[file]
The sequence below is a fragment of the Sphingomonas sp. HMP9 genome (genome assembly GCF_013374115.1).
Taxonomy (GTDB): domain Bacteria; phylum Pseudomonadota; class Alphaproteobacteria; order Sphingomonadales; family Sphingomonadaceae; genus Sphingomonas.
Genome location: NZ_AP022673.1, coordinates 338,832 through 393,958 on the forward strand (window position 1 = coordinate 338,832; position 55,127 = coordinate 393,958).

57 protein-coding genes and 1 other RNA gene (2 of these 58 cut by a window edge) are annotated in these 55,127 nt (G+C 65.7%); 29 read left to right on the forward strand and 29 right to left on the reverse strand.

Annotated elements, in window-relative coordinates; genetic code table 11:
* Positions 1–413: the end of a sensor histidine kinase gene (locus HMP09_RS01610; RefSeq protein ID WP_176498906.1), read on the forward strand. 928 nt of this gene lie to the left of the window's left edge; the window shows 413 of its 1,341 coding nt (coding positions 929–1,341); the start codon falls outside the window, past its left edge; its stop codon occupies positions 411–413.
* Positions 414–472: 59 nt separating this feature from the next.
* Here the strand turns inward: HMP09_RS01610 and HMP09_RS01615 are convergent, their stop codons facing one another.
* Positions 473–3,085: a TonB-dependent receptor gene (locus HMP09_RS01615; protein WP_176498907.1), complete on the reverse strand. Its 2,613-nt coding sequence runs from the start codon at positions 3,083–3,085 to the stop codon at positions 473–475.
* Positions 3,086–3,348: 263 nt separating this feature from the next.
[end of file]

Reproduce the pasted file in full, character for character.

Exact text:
The sequence below is a fragment of the Sphingomonas sp. HMP9 genome (genome assembly GCF_013374115.1).
Taxonomy (GTDB): domain Bacteria; phylum Pseudomonadota; class Alphaproteobacteria; order Sphingomonadales; family Sphingomonadaceae; genus Sphingomonas.
Genome location: NZ_AP022673.1, coordinates 338,832 through 393,958 on the forward strand (window position 1 = coordinate 338,832; position 55,127 = coordinate 393,958).

57 protein-coding genes and 1 other RNA gene (2 of these 58 cut by a window edge) are annotated in these 55,127 nt (G+C 65.7%); 29 read left to right on the forward strand and 29 right to left on the reverse strand.

Annotated elements, in window-relative coordinates; genetic code table 11:
* Positions 1–413: the end of a sensor histidine kinase gene (locus HMP09_RS01610; RefSeq protein ID WP_176498906.1), read on the forward strand. 928 nt of this gene lie to the left of the window's left edge; the window shows 413 of its 1,341 coding nt (coding positions 929–1,341); the start codon falls outside the window, past its left edge; its stop codon occupies positions 411–413.
* Positions 414–472: 59 nt separating this feature from the next.
* Here the strand turns inward: HMP09_RS01610 and HMP09_RS01615 are convergent, their stop codons facing one another.
* Positions 473–3,085: a TonB-dependent receptor gene (locus HMP09_RS01615; protein WP_176498907.1), complete on the reverse strand. Its 2,613-nt coding sequence runs from the start codon at positions 3,083–3,085 to the stop codon at positions 473–475.
* Positions 3,086–3,348: 263 nt separating this feature from the next.